The astonishing New York Times bestseller that chronicles how a brain scientist’s own stroke led to enlightenment On December 10, 1996, Jill Bolte Taylor, a thirty-seven- year-old Harvard-trained brain scientist experienced a massive stroke in the left hemisphere of her brain.

As she observed her mind deteriorate to the point that she could not walk, talk, read, write, or recall any of her life-all within four hours-Taylor alternated between the euphoria of the intuitive and kinesthetic right brain, in which she felt a sense of complete well-being and peace, and the logical, sequential left brain, which recognized she was having a stroke and enabled her to seek help before she was completely lost. It would take her eight years to fully recover.

For Taylor, her stroke was a blessing and a revelation. It taught her that by “stepping to the right” of our left brains, we can uncover feelings of well-being that are often sidelined by “brain chatter.

” Reaching wide audiences through her talk at the Technology, Entertainment, Design (TED) conference and her appearance on Oprah’s online Soul Series, Taylor provides a valuable recovery guide for those touched by brain injury and an inspiring testimony that inner peace is accessible to anyone.

The astonishing New York Times bestseller that chronicles how a brain scientist’s own stroke led to enlightenment. On December 10, 1996, Jill Bolte Taylor, a thirty-seven-year-old Harvard-trained brain scientist experienced a massive stroke in the left hemisphere of her brain.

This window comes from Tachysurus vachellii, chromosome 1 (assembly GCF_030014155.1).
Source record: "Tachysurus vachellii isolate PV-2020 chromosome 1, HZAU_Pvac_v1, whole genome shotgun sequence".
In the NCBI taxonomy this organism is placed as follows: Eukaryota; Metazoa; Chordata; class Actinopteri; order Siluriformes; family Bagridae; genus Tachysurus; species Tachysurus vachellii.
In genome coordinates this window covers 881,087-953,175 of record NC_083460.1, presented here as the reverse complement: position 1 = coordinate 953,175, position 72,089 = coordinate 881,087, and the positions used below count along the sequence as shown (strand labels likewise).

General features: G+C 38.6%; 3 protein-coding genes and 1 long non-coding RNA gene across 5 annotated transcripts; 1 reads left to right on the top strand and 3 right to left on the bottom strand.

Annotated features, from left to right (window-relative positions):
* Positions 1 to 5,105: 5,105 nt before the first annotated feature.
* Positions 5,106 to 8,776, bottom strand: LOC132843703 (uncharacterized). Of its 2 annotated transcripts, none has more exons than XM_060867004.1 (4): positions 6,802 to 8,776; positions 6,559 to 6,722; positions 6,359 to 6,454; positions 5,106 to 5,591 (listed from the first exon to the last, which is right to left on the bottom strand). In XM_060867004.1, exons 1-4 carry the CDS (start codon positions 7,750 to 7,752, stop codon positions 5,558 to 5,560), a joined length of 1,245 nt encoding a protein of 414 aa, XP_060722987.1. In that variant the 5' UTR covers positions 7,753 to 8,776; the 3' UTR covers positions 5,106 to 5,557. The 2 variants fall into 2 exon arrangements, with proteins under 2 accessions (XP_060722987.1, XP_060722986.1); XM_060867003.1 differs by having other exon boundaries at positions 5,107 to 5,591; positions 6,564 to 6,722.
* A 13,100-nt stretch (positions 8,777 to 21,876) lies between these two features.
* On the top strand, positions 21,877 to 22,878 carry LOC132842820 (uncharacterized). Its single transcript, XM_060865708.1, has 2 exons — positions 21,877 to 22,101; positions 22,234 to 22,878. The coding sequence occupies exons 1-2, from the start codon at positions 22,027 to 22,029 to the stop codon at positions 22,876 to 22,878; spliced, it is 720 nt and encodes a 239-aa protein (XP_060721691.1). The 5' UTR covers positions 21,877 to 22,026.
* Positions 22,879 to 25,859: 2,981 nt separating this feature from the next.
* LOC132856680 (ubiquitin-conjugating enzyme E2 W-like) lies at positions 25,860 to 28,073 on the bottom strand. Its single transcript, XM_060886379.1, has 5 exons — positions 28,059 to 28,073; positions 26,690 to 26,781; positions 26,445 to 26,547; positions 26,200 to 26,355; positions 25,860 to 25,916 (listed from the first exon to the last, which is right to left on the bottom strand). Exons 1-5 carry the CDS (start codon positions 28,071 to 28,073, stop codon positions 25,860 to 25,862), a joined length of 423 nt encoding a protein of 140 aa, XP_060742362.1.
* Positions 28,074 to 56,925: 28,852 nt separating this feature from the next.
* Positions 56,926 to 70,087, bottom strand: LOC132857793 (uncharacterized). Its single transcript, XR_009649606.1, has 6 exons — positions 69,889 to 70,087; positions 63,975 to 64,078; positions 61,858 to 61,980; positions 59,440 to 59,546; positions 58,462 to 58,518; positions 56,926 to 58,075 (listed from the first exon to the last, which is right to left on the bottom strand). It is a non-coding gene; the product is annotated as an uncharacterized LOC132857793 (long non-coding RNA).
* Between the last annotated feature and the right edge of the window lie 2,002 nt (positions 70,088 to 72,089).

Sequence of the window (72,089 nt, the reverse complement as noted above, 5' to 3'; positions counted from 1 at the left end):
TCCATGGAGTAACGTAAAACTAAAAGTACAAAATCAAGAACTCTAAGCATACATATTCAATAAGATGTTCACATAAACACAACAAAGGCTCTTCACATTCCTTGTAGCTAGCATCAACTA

As she observed her mind deteriorate to the point that she could not walk, talk, read, write, or recall any of her life—all within four hours­—Taylor alternated between the euphoria of the intuitive and kinesthetic right brain, in which she felt a sense of complete well-being and peace, and the logical, sequential left brain, which recognized she was having a stroke and enabled her to seek help before she was completely lost. It would take her eight years to fully recover.

For Taylor, her stroke was a blessing and a revelation. It taught her that by “stepping to the right” of our left brains, we can uncover feelings of well-being that are often sidelined by “brain chatter.

” Reaching wide audiences through her talk at the Technology, Entertainment, Design (TED) conference and her appearance on Oprah’s online Soul Series, Taylor provides a valuable recovery guide for those touched by brain injury and an inspiring testimony that inner peace is accessible to anyone.

Source: https://www.penguinrandomhouse.com/books/304515/my-stroke-of-insight-by-jill-bolte-taylor/

About Dr. Jill

Harvard-trained neuroscientist stroke of insight
*** FOLLOW DR. JILL ON AT DrJBT! ***Dr. Jill Bolte Taylor is a Harvard-trained and published neuroanatomist who experienced a severe hemorrhage in the left hemisphere of her brain in 1996. On the afternoon of this rare form of stroke (AVM), she could not walk, talk, read, write, or recall any of her life. It took eight years for Dr.

Jill to completely recover all of her physical function and thinking ability. She is the author of the New York Times bestselling memoir My Stroke of Insight: A Brain Scientist's Personal Journey (published in 2008 by Viking Penguin). In 2008, Dr.

Jill gave a presentation at the TED Conference in Monterey, CA, which turned out to be the first TED talk to ever go viral through the internet. TED and Dr. Jill became world famous instantaneously and her TED talk is now one of the top 5 most viewed TED talks of all time.

This now famous 18-minute presentation catapulted her story into the public eye, and within six weeks of presenting that TED talk, Dr. Jill was chosen as one of TIME Magazine's 100 Most Influential People in the World for 2008, she was the premiere guest on Oprah's Soul Series web-cast, and her book My Stroke of Insight became a New York Times bestseller.Dr.

Jill feels passionate about helping others find their way back from neurological trauma, and is involved with the development of the upcoming feature film of her life. Dr.